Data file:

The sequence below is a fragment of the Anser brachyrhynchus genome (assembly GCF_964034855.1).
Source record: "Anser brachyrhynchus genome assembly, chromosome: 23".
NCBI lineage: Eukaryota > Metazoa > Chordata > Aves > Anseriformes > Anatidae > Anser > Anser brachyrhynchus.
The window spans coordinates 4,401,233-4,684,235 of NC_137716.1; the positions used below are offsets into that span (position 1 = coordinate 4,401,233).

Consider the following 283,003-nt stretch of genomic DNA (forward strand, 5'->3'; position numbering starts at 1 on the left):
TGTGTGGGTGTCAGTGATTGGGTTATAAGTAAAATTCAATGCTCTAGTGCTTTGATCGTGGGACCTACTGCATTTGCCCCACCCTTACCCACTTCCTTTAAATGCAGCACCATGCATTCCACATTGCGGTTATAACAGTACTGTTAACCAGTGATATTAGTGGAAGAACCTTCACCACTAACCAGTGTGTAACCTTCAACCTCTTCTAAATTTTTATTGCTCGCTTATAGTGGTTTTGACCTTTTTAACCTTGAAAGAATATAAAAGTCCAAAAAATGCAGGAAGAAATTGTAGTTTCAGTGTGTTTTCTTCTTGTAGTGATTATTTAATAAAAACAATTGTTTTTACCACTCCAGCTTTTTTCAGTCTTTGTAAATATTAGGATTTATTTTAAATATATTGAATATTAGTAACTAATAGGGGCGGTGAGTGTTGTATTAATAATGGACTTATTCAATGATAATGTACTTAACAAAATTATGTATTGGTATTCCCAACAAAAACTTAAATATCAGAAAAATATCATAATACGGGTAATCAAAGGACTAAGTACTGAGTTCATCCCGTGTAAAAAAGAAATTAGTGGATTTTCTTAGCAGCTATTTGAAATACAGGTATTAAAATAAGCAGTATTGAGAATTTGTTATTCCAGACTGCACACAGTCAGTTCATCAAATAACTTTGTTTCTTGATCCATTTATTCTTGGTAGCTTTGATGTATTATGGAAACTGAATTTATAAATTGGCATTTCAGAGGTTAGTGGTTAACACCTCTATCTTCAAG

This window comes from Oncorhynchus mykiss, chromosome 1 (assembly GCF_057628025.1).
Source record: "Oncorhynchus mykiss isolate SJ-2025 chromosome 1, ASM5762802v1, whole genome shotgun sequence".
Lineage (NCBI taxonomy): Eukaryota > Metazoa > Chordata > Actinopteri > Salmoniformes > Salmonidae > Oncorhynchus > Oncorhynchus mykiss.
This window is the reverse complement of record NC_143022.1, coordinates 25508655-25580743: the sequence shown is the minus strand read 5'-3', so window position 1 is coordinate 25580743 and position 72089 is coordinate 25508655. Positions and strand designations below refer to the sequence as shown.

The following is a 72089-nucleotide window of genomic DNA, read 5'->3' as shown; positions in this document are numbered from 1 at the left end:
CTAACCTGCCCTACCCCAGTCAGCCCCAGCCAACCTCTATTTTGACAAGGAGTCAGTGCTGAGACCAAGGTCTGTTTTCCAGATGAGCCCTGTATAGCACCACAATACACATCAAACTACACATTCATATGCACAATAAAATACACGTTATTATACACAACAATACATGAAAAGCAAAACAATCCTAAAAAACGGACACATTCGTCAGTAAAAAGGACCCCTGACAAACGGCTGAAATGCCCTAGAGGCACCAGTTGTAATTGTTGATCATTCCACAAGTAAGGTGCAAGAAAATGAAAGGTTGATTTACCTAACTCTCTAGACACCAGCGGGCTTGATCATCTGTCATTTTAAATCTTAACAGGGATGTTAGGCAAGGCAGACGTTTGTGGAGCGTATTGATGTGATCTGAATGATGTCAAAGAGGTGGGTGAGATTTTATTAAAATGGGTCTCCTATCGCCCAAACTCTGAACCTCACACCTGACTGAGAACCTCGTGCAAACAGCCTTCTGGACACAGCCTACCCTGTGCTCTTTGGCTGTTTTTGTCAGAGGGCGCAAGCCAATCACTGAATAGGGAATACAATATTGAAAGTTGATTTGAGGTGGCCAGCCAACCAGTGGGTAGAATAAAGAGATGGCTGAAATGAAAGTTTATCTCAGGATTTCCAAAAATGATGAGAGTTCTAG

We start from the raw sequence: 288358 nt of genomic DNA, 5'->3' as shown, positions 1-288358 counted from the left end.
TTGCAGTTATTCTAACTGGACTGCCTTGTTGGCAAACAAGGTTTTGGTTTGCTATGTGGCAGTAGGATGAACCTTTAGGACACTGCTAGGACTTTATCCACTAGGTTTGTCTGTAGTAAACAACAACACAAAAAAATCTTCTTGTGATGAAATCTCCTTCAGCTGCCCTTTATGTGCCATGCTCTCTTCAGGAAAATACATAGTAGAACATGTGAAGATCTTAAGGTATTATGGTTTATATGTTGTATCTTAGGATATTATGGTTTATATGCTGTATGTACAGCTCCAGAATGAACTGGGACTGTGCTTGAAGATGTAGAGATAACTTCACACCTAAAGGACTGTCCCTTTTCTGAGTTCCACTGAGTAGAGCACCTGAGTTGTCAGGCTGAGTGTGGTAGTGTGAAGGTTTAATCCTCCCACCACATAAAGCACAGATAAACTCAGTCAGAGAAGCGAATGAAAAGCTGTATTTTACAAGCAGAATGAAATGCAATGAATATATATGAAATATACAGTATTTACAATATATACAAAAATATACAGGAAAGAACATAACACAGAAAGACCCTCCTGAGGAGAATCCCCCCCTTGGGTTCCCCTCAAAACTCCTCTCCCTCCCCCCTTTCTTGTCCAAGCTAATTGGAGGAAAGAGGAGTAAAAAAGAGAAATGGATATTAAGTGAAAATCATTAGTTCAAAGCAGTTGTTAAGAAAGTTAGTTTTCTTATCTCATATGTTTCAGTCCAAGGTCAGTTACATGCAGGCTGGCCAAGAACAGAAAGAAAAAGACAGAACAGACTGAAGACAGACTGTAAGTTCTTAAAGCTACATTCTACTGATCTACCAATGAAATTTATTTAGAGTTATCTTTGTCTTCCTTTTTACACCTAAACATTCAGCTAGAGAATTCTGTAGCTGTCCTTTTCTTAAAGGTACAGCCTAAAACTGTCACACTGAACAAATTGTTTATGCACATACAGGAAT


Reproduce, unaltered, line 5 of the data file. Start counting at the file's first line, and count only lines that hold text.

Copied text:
Consider the following 283,003-nt stretch of genomic DNA (forward strand, 5'->3'; position numbering starts at 1 on the left):